Separate from the decision on the interim payment, the special conference also decided to submit another claim for among other things:

1. negotiations to achieve national conditions of service in place of the present conditions which are negotiated college by college;

2. additional pay awards phased over four years to bring lecturers’ pay in line with that of school teachers which it has fallen behind by some 10%;

3. equal contractual treatment for full and part time staff;

4. an increase in the London allowance.

There was unanimous rejection by the conference of the efforts by the government to link extra funding for further education to the introduction of Performance Related Pay (PRP). Delegates condemned PRP as an attempt to divide the lecturers and set them against each other.

The decisions of the FE lecturers are a sign of the growing opposition to the anti-social offensive and of the rejection of the idea that the entire society and its resources should be put at the disposal of the monopolies, while people's basic needs are disregarded. It once again makes clear that today the question of who decides on the direction of the economy and the society is one which needs to be resolved in favour of the working people.

Article Index



Further on the Opposition to the US and British Bombing of Iraq

Foreign Ministry Says Morocco Distressed by US-British Bombing of Iraq

A source at the Ministry of Foreign Affairs and Cooperation said on 19 February that Morocco received with shock and distress the US-British bombing of Baghdad.

In a statement to the Moroccan news agency, MAP, the same source added that Morocco feared that such repeated military attacks against Iraq would lead to an increase of the tension and violence witnessed by the region.

Iran Condemns US Adventurism in Iraq

Iranian media denounced on Sunday the US-British attacks against Iraq. Local media said the attack proved Washington’s attempt to bolster its presence in the region and ensure that no major Arab power gains influence and increases its threat to the Zionist regime.

The Kayhan International daily criticised as "absurd" the US-British pretexts that the attack had been launched to ensure the safety of their pilots enforcing the "no-fly zones". It said the recent attack might be the harbinger of another Oil War that former US President George Bush fought a decade ago.

The daily Tehran Times stressed on Sunday that the US involvement in Iraq has destabilised the whole situation in the Middle East and pointed out that no explanation whatsoever on the part of Washington can justify their action. The paper warned that the latest US move demonstrates that the "military component and option will become a prominent feature in the future US foreign policy". Referring to the forthcoming visit of US Secretary of State Colin Powell to the region, the newspaper noted that the new US administration headed by George W Bush is making it known that it is getting "tougher on military matters and broadening its range of targets".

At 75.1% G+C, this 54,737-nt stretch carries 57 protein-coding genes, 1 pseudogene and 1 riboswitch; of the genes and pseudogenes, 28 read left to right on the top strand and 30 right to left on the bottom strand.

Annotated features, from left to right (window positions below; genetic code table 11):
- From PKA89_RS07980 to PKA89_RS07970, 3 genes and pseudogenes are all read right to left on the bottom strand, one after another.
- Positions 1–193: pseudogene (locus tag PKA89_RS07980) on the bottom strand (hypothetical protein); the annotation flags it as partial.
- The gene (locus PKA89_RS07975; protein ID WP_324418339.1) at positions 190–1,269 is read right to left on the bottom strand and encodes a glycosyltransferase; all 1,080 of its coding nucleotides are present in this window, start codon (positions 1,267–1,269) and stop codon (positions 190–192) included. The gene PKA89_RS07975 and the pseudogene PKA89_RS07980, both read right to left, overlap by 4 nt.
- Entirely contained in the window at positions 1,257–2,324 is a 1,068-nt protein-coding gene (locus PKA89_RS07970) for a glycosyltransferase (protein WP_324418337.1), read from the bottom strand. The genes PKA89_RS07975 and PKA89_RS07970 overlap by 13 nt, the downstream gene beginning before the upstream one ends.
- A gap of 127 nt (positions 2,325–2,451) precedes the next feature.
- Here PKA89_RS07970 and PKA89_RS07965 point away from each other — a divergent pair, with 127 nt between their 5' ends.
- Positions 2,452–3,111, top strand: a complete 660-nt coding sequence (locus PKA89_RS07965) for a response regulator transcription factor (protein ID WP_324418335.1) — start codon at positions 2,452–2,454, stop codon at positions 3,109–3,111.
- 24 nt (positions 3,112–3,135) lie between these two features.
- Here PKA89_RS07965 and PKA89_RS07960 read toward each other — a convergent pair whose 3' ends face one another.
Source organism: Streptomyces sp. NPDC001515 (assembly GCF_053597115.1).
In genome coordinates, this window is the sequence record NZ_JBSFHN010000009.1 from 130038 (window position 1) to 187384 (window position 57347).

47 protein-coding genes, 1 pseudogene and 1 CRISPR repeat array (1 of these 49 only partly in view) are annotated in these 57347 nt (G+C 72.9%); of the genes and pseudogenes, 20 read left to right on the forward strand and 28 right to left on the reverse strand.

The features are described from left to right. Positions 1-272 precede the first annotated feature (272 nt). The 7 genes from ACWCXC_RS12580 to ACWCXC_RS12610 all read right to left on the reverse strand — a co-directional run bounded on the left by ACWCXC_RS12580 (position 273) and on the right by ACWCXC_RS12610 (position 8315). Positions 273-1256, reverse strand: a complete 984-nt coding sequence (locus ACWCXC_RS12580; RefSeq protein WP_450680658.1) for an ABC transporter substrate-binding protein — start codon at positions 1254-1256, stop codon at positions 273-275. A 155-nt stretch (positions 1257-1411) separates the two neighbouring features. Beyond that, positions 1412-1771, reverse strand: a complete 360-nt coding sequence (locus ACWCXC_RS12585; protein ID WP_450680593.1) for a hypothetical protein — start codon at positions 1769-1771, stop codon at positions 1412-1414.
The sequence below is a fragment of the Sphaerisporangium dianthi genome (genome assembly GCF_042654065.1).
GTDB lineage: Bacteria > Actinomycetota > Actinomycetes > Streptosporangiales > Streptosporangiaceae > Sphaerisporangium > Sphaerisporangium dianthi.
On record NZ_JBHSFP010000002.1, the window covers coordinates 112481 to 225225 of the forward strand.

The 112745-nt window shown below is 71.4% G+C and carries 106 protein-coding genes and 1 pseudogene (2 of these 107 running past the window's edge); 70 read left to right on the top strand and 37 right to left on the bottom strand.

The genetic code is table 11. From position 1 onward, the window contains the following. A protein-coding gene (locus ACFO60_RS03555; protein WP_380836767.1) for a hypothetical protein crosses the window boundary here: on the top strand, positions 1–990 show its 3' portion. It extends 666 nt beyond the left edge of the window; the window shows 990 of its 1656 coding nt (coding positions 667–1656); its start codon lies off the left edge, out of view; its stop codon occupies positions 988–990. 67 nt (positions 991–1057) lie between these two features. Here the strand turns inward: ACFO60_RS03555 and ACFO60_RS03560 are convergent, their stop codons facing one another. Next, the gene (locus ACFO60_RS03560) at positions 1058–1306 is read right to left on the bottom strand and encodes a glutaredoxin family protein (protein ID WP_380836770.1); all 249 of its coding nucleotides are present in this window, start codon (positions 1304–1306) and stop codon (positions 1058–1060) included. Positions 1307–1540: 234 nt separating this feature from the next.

Arab Newspapers Denounce US-British Attack

Newspapers in the United Arab Emirates (UAE) on Monday urged all Arab countries to restore Arab reconciliation and solidarity in the wake of the US-British air raids against Iraq. They denounced the "barbaric" US-British military actions as "turning humanity back to the law of the jungle".

The Dubai-based daily Gulf News commented that George W Bush is out to revive a failed policy, proving that he is his father’s son. The paper warned that what Bush has inherited is just a failed US policy towards Iraq, and that the attack shows that America and Britain are already isolated in the world for their brutal attacks on Iraq, and if Bush ventures down the same beaten track, he is not going to gain much.

AAPSO Condemns the US-British Raids

The Afro-Asian People’s Solidarity Organisation (AAPSO) on Monday condemned the US-British air strikes against Iraq. In a statement issued by the Cairo-based organisation, the AAPSO condemned the bombings as "barbaric aggressions against the Iraqi people" and called on the world community to stand in the face of "this destructive war".

"What is going on is not a routine mission but rather a scheme that does not target one single country but the whole region," the statement said, adding that the strike was aimed at "imposing US and Israeli interests at the expense of Arab countries".